Home Depot’s Hardware Warriors

The DIY store is drafting former military officers to lead the charge against rivals Wal-Mart and Lowe’s.

Madeline Toft used to fly an attack helicopter and jump out of planes. As a captain in the U.S. Army, she led soldiers as they trained for war. Today, she’s a hardware-store manager-in-training — one of more than 360 ex-military officers enrolled in Home Depot’s Store Leadership Program.


These recruits don’t all know power tools and paints — but that’s almost beside the point. Home Depot CEO Robert Nardelli discovered junior military officers (JMOs) when he ran General Electric Co.’s transportation business in the 1990s. They were intense, smart, and hardworking — and with four to eight years in the military, they had real leadership experience, often under challenging circumstances.

That’s exactly what Home Depot needs. In the face of intense competition from Lowe’s and Wal-Mart, the chain’s same-store sales growth has flagged since 2000 — and its shares are down by nearly 50%. Nardelli wants to improve customers’ experiences, overhaul information technology, and expand overseas. And to do all that, Home Depot needs leaders.

Traditionally, Home Depot store managers were experts in, well, hardware. Now “we look for people who deliver results, act strategically, and drive excellence,” says Dennis Donovan, Home Depot’s executive vice president for human resources. “Leaders excel in customer service, they inspire achievement, they live [with] integrity, they build strong relationships, and they create an environment of inclusion. [JMOs] have these essentials.”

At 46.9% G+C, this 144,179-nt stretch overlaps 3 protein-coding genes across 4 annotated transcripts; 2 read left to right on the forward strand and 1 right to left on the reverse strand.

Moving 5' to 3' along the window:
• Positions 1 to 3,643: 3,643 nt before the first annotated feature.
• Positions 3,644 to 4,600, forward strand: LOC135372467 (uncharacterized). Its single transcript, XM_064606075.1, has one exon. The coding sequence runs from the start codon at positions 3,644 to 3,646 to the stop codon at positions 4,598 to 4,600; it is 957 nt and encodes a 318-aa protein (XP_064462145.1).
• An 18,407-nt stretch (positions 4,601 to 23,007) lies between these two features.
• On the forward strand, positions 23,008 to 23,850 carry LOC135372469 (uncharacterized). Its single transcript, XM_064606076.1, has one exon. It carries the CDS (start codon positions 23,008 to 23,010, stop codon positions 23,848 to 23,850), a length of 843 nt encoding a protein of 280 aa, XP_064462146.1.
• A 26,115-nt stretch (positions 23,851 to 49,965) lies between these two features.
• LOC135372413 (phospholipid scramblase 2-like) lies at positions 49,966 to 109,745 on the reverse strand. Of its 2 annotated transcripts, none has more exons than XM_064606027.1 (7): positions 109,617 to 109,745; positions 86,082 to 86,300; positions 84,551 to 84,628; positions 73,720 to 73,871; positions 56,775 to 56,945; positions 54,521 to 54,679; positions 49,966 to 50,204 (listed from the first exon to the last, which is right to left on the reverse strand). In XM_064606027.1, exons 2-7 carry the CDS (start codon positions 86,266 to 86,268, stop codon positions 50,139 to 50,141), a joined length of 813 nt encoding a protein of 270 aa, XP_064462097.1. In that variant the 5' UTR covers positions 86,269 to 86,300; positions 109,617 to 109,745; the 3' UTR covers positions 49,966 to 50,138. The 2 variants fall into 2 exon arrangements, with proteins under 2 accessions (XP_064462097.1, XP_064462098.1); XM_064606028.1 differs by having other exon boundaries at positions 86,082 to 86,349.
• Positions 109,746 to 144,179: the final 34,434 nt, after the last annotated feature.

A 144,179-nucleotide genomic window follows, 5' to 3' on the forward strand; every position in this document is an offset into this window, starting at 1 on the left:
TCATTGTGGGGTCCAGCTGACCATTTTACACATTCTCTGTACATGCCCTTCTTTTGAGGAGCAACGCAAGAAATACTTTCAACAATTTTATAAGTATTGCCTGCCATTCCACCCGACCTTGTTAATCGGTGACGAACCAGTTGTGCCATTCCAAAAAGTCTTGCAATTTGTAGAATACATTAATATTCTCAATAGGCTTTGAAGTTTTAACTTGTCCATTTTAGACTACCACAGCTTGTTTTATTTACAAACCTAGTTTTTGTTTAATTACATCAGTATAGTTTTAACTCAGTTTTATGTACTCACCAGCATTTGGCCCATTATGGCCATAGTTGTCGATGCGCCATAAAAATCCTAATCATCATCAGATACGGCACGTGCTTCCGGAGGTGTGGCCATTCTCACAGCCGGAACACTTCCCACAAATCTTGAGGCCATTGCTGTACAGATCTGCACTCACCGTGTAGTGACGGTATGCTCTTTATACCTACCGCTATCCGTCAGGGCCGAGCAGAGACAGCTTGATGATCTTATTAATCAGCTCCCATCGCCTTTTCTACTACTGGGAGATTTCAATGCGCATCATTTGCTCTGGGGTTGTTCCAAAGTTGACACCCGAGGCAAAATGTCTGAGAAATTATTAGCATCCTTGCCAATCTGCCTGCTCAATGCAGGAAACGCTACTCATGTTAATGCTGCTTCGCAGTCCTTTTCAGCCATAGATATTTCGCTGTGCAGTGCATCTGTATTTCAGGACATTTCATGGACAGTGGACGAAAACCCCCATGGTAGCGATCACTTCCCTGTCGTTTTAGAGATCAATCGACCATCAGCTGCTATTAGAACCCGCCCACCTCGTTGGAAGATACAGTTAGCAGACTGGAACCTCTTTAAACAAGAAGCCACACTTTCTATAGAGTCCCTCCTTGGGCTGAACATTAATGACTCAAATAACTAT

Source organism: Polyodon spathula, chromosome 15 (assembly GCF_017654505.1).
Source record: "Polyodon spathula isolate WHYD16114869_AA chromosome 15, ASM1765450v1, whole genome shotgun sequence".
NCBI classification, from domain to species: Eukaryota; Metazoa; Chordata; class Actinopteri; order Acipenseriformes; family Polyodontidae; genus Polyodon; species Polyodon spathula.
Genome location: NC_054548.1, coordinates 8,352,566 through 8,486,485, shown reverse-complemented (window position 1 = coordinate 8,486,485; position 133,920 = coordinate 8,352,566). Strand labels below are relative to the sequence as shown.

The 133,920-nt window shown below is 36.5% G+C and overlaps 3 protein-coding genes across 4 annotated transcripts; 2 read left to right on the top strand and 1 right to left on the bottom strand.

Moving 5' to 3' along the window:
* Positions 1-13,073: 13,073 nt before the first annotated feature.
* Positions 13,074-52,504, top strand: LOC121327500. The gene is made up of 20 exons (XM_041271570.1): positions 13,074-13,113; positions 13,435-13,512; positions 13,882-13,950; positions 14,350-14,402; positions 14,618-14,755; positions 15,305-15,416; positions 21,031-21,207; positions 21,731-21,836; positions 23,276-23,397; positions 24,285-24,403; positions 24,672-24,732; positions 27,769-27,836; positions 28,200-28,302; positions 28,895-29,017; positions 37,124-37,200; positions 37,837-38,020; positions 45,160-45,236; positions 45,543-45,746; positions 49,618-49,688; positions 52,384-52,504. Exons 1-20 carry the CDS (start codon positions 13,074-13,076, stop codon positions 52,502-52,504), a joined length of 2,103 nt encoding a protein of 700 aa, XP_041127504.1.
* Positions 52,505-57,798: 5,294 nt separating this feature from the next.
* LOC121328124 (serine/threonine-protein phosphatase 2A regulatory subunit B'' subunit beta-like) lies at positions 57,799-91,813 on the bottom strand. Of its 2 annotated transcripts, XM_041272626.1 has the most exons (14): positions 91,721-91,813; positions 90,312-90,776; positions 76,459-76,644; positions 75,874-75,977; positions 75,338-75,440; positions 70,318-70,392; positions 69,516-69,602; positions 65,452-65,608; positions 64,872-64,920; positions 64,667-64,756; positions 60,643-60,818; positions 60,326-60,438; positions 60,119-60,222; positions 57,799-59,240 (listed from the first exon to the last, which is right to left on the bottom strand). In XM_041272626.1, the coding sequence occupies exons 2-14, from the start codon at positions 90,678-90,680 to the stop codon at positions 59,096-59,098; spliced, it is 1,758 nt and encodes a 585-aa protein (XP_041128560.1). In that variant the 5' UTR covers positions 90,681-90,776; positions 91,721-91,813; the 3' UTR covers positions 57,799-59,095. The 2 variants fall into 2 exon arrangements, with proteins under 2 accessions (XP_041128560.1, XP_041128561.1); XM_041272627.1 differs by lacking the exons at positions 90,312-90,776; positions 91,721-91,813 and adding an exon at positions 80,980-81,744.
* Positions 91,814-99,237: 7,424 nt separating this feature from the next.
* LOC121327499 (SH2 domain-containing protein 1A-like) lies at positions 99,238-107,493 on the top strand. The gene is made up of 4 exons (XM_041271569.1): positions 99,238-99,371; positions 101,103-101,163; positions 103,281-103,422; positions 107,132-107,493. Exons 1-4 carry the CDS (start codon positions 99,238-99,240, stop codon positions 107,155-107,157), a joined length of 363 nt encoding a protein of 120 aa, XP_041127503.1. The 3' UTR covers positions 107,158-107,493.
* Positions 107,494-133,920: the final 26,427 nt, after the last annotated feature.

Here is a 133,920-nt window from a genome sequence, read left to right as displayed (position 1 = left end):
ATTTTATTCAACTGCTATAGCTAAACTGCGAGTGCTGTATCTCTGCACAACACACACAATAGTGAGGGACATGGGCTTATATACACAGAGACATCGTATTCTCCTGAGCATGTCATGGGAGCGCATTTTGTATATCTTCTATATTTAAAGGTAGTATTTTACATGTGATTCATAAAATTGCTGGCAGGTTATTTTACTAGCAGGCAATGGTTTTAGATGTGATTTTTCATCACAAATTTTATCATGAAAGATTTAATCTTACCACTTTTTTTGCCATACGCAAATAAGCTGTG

More than half of the participants in Home Depot’s two-year-old Store Leadership Program are JMOs, often recruited at military outplacement fairs. Over two years, the new hires are grounded in both business skills and corporate culture. They’re trained in stores and at forums taught by senior managers, including Nardelli. Upon graduation, they may run a store with, on average, more than $40 million in sales and 150 employees.

Toft, 32, expects to be running a store sometime next year. Her military training, she says, serves her well at Home Depot. “You have to motivate people to do their jobs well. You have to mentor, train, and grow associates within the store. That’s what I did with my soldiers.” And that’s just what Home Depot wants now.